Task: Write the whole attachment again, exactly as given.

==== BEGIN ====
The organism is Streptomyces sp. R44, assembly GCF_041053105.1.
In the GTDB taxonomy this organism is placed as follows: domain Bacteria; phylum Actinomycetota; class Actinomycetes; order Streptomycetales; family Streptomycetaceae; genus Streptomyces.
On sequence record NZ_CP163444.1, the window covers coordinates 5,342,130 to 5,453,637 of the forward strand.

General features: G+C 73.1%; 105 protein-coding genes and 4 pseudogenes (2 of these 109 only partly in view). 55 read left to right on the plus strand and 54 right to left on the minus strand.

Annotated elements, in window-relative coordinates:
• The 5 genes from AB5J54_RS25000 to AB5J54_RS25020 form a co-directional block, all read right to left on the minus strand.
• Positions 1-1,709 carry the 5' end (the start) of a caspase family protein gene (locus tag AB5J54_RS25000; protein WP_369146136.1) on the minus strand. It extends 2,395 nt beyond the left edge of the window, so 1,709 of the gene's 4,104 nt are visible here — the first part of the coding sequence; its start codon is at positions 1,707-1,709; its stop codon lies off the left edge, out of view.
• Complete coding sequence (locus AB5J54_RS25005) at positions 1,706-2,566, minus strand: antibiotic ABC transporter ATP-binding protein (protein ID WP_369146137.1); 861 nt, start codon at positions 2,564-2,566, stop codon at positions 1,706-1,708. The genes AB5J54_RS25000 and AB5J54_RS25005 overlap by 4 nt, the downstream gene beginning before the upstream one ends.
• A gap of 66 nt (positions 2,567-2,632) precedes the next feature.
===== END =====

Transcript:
The organism is Streptomyces sp. R44, assembly GCF_041053105.1.
In the GTDB taxonomy this organism is placed as follows: domain Bacteria; phylum Actinomycetota; class Actinomycetes; order Streptomycetales; family Streptomycetaceae; genus Streptomyces.
On sequence record NZ_CP163444.1, the window covers coordinates 5,342,130 to 5,453,637 of the forward strand.

General features: G+C 73.1%; 105 protein-coding genes and 4 pseudogenes (2 of these 109 only partly in view). 55 read left to right on the plus strand and 54 right to left on the minus strand.

Annotated elements, in window-relative coordinates:
• The 5 genes from AB5J54_RS25000 to AB5J54_RS25020 form a co-directional block, all read right to left on the minus strand.
• Positions 1-1,709 carry the 5' end (the start) of a caspase family protein gene (locus tag AB5J54_RS25000; protein WP_369146136.1) on the minus strand. It extends 2,395 nt beyond the left edge of the window, so 1,709 of the gene's 4,104 nt are visible here — the first part of the coding sequence; its start codon is at positions 1,707-1,709; its stop codon lies off the left edge, out of view.
• Complete coding sequence (locus AB5J54_RS25005) at positions 1,706-2,566, minus strand: antibiotic ABC transporter ATP-binding protein (protein ID WP_369146137.1); 861 nt, start codon at positions 2,564-2,566, stop codon at positions 1,706-1,708. The genes AB5J54_RS25000 and AB5J54_RS25005 overlap by 4 nt, the downstream gene beginning before the upstream one ends.
• A gap of 66 nt (positions 2,567-2,632) precedes the next feature.